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Cell Syst. 2015 Aug 26;1(2):141-51. doi: 10.1016/j.cels.2015.08.002. Epub 2015 Aug 26.

Systems Analyses Reveal Shared and Diverse Attributes of Oct4 Regulation in Pluripotent Cells.

Author information

1
Medical Systems Biology, UCC, Medical Faculty Carl Gustav Carus, TU Dresden, 01307 Dresden, Germany.
2
Genomics, Biotechnology Center, TU Dresden, 01307 Dresden, Germany.
3
Max Planck Institute of Molecular Cell Biology and Genetics, 01307 Dresden, Germany.
4
Department of Cellular & Molecular Pharmacology, University of California, San Francisco, San Francisco, CA 94158, USA.
5
The Novo Nordisk Foundation Center for Protein Research, Faculty of Health and Medical Sciences, University of Copenhagen, 2200 Copenhagen, Denmark.
6
Department of Proteomics and Signal Transduction, Max-Planck-Institute of Biochemistry, 82152 Martinsried, Germany.
7
Department of Cellular & Molecular Pharmacology, University of California, San Francisco, San Francisco, CA 94158, USA; Gladstone Institutes, University of California, San Francisco, San Francisco, CA 94158, USA.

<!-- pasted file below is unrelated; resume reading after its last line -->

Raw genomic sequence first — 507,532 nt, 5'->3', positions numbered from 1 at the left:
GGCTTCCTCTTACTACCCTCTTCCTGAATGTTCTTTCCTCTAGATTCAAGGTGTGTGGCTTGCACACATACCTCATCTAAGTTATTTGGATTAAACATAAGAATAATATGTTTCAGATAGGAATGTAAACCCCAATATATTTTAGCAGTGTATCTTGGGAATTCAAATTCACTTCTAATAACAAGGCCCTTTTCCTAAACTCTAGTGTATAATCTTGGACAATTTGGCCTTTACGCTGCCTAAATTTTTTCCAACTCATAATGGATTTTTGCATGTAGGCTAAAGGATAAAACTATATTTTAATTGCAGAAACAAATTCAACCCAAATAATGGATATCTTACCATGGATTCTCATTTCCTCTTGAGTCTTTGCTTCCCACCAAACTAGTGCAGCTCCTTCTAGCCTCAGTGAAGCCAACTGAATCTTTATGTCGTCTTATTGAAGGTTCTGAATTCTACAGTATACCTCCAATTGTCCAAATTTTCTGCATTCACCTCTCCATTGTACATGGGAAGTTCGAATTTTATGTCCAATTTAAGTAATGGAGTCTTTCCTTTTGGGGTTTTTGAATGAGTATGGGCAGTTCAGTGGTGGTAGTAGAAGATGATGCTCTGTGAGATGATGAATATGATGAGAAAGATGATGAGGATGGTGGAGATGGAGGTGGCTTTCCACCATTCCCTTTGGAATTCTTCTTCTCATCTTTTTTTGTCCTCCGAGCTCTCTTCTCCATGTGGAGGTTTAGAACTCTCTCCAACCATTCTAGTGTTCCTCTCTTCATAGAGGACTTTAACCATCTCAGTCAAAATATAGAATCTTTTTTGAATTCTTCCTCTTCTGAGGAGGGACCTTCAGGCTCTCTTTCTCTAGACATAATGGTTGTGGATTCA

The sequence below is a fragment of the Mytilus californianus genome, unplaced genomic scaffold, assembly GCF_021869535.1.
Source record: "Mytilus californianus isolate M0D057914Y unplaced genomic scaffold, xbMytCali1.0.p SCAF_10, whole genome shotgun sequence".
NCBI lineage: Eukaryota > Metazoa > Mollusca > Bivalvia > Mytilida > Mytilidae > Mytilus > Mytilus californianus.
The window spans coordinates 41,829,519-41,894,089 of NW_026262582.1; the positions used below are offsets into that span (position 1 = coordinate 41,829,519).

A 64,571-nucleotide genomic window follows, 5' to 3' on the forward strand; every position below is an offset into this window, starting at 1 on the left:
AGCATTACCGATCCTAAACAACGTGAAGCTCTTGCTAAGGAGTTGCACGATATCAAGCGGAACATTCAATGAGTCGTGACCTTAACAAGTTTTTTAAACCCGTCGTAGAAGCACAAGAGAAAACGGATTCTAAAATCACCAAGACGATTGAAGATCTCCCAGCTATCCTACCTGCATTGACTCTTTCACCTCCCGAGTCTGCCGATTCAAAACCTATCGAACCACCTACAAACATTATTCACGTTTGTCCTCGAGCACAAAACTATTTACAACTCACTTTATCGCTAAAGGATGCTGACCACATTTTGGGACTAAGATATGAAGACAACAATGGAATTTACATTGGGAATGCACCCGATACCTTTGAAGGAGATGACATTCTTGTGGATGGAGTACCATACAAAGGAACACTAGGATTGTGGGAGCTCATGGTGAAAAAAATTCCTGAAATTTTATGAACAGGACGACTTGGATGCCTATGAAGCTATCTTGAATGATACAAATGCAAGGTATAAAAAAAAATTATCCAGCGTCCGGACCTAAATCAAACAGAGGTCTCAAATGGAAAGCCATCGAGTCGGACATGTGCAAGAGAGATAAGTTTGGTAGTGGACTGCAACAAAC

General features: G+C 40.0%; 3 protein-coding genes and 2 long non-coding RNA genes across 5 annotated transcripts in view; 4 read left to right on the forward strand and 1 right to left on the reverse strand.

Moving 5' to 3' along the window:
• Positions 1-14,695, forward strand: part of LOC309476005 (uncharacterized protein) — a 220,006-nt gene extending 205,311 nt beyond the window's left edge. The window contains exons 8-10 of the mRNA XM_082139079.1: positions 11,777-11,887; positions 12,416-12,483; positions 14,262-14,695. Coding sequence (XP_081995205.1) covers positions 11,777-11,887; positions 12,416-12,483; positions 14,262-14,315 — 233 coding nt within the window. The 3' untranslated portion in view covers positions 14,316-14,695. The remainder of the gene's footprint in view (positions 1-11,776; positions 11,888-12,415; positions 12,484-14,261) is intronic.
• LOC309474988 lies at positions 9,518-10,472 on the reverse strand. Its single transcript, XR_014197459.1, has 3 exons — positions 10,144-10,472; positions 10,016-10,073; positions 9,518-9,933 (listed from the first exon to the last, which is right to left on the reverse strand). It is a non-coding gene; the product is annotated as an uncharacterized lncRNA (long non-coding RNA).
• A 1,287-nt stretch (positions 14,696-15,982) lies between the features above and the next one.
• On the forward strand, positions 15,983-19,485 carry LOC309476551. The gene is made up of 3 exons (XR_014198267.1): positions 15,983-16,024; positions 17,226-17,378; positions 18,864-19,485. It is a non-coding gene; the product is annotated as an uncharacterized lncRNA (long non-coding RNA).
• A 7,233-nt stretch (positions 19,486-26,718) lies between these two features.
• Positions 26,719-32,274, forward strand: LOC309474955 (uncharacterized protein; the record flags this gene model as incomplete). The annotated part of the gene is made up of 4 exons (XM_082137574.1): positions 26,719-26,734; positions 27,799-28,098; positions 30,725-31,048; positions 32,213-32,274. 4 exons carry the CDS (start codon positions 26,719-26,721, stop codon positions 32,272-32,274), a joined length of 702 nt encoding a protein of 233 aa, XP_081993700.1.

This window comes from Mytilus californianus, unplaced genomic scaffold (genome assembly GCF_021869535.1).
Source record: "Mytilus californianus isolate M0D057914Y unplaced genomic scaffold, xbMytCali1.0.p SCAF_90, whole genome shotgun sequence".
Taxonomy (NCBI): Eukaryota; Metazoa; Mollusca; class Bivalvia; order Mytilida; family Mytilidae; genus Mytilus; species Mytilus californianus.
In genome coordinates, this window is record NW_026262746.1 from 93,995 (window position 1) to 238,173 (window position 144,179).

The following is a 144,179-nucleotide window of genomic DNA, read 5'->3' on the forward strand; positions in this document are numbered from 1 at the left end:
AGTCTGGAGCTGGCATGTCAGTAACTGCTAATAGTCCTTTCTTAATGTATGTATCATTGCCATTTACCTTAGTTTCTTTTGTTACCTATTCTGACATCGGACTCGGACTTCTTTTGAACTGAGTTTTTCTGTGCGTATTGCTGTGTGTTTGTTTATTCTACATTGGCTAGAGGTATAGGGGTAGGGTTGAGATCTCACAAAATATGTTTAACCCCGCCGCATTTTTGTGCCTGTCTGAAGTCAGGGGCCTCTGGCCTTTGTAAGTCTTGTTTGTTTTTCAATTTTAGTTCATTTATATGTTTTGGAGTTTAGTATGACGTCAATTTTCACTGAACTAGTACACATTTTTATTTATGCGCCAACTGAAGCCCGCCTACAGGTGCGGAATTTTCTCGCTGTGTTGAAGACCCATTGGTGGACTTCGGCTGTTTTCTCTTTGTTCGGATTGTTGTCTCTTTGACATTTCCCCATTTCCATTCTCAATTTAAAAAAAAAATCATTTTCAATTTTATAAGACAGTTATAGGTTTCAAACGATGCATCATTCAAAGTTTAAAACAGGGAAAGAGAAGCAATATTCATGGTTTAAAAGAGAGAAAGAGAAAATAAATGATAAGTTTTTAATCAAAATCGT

8
Medical Systems Biology, UCC, Medical Faculty Carl Gustav Carus, TU Dresden, 01307 Dresden, Germany; Max Planck Institute of Molecular Cell Biology and Genetics, 01307 Dresden, Germany. Electronic address: frank.buchholz@tu-dresden.de.

Abstract

We combine a genome-scale RNAi screen in mouse epiblast stem cells (EpiSCs) with genetic interaction, protein localization, and "protein-level dependency" studies-a systematic technique that uncovers post-transcriptional regulation-to delineate the network of factors that control the expression of Oct4, a key regulator of pluripotency. Our data signify that there are similarities, but also fundamental differences in Oct4 regulation in EpiSCs versus embryonic stem cells (ESCs). Through multiparametric data analyses, we predict that Tox4 is associating with the Paf1C complex, which maintains cell identity in both cell types, and validate that this protein-protein interaction exists in ESCs and EpiSCs. We also identify numerous knockdowns that increase Oct4 expression in EpiSCs, indicating that, in stark contrast to ESCs, Oct4 is under active repressive control in EpiSCs. These studies provide a framework for better understanding pluripotency and for dissecting the molecular events that govern the transition from the pre-implantation to the post-implantation state.

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